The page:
Configuring Fault Domains in Windows Server 2019
First, let’s review the different layers of resiliency now provided by Windows Server. The following table shows the hierarchy of the Windows Server hardware stack:
|Application||Failover clustering is used to automatically restart an application’s services or move it to another cluster node. If the application is running inside a virtual machine (VM) then guest clustering can be used which creates a cluster of virtualized hosts.|
|Virtual Machine||Virtual machines (VMs) run on a failover cluster and can be restarted or failover to another cluster node. A virtualized application can run inside the VM.|
|Node (Server / Host)||A server can move its application to another node on the same chassis using failover clustering. The server is the single point of failure, and this could be caused by an operating system crash.|
|Chassis||A server which has a chassis failure can move to another chassis in the same rack. A chassis is commonly used with blade servers and its single point of failure could be a single power source or fan.|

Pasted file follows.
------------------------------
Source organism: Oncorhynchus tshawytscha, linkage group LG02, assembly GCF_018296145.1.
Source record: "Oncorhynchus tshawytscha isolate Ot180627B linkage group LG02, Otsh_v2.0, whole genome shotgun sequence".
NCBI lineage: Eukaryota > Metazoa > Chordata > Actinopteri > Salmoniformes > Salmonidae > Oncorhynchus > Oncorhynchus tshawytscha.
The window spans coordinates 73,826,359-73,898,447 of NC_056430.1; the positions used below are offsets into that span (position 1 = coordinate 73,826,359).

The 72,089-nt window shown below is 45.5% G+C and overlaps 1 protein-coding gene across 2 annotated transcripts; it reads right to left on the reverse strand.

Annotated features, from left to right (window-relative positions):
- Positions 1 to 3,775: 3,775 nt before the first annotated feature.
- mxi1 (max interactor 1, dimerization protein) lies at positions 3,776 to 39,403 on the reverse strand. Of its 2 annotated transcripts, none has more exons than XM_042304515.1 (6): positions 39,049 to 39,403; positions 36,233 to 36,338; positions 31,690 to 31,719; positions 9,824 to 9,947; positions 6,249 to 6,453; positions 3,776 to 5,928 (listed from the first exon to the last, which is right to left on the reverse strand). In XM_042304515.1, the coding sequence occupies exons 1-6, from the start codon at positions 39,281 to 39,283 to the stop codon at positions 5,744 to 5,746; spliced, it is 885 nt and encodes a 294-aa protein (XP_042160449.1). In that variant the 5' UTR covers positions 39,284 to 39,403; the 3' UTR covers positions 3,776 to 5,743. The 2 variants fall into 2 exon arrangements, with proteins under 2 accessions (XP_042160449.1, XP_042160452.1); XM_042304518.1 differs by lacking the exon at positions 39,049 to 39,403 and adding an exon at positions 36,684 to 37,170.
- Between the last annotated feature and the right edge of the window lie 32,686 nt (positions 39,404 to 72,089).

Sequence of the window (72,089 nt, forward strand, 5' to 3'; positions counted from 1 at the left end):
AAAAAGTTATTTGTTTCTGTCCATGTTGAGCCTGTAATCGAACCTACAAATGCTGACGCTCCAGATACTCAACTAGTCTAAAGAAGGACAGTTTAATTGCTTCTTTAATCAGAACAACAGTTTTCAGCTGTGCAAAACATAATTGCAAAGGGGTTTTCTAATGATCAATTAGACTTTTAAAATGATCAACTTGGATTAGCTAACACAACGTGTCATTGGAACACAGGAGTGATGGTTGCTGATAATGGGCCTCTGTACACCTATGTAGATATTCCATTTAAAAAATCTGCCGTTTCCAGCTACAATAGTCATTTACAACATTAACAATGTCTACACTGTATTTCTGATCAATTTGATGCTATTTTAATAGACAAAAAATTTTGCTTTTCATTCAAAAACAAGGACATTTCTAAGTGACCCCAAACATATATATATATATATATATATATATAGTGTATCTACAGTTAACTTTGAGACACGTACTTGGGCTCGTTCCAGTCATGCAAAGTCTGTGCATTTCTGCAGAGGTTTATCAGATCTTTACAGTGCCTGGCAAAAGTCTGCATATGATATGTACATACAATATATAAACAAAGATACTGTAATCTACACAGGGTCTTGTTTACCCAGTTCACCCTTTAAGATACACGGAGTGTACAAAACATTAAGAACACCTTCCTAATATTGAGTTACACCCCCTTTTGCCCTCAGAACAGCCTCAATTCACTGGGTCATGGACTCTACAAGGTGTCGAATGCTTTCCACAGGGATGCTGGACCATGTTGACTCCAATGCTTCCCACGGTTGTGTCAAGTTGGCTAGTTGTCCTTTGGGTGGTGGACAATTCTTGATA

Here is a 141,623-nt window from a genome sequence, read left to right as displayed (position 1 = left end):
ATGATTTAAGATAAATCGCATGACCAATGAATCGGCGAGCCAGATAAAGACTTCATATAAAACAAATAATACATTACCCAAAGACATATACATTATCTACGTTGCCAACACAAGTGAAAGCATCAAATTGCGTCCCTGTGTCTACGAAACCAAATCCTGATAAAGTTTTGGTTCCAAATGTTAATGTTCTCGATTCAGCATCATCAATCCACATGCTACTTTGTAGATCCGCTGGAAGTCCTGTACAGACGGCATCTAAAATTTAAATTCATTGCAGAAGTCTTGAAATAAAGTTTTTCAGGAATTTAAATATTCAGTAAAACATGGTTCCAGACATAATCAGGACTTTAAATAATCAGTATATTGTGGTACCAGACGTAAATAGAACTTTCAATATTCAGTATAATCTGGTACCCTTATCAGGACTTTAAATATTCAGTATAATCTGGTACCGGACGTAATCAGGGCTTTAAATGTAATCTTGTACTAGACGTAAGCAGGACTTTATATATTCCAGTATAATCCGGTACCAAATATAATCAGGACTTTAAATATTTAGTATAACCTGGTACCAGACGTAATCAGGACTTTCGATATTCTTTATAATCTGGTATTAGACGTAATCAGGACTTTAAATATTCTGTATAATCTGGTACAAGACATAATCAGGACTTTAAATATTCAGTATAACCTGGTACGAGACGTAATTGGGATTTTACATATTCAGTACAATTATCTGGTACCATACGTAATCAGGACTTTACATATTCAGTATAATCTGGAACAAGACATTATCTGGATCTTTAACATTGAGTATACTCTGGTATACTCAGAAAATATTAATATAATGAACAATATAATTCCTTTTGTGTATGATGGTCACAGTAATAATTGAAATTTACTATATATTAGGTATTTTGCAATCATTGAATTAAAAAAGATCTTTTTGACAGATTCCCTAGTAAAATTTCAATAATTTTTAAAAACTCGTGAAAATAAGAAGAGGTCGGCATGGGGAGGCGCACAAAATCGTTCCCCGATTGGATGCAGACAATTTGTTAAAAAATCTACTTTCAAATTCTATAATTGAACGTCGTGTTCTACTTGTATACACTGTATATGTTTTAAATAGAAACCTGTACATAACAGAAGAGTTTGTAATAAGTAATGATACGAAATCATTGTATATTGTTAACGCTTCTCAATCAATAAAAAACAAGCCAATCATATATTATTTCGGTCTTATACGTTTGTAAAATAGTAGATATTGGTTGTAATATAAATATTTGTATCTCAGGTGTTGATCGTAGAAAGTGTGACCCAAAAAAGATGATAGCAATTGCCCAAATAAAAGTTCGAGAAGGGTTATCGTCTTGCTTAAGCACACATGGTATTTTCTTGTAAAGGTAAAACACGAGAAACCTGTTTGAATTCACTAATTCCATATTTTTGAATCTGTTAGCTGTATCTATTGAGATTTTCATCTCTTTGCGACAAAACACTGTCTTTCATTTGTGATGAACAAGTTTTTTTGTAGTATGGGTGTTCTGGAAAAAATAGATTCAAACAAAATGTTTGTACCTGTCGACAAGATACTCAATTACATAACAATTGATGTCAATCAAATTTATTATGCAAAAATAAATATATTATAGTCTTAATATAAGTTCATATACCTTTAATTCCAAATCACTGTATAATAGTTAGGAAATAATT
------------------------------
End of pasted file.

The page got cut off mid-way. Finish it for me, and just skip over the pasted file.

|Rack||A server which has a rack failure can move to another rack in the same site. A rack may have a single point of failure from its top of rack (TOR) switch.|
|Site||If an entire site is lost, such as from a natural disaster, a server can move to a secondary site (datacenter).|
This implementation of fault domains lets you move nodes between different chassis, racks, and sites. Remember that hardware components are only defined by the software, and they do not change the physical configuration of your datacenter. This means that if two nodes are in the same physical chassis and it fails, then both will go offline, even if you have declared them to be in different fault domains via the management interface.